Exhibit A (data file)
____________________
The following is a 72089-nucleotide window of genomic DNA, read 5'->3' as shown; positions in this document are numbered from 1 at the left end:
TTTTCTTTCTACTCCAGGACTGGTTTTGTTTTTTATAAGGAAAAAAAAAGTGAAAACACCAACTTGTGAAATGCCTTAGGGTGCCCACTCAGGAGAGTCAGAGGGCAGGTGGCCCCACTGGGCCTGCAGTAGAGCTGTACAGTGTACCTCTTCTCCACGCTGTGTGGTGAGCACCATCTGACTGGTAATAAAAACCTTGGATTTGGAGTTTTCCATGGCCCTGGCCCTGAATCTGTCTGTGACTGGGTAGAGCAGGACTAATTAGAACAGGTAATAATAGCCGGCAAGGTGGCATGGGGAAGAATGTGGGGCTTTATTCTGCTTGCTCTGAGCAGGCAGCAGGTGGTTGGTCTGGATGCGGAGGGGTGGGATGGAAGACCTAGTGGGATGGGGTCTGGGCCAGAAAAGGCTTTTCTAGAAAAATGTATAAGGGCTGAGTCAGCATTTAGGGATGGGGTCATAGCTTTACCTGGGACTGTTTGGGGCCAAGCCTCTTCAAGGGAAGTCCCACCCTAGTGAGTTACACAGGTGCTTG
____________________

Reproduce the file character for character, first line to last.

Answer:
The following is a 72089-nucleotide window of genomic DNA, read 5'->3' as shown; positions in this document are numbered from 1 at the left end:
TTTTCTTTCTACTCCAGGACTGGTTTTGTTTTTTATAAGGAAAAAAAAAGTGAAAACACCAACTTGTGAAATGCCTTAGGGTGCCCACTCAGGAGAGTCAGAGGGCAGGTGGCCCCACTGGGCCTGCAGTAGAGCTGTACAGTGTACCTCTTCTCCACGCTGTGTGGTGAGCACCATCTGACTGGTAATAAAAACCTTGGATTTGGAGTTTTCCATGGCCCTGGCCCTGAATCTGTCTGTGACTGGGTAGAGCAGGACTAATTAGAACAGGTAATAATAGCCGGCAAGGTGGCATGGGGAAGAATGTGGGGCTTTATTCTGCTTGCTCTGAGCAGGCAGCAGGTGGTTGGTCTGGATGCGGAGGGGTGGGATGGAAGACCTAGTGGGATGGGGTCTGGGCCAGAAAAGGCTTTTCTAGAAAAATGTATAAGGGCTGAGTCAGCATTTAGGGATGGGGTCATAGCTTTACCTGGGACTGTTTGGGGCCAAGCCTCTTCAAGGGAAGTCCCACCCTAGTGAGTTACACAGGTGCTTG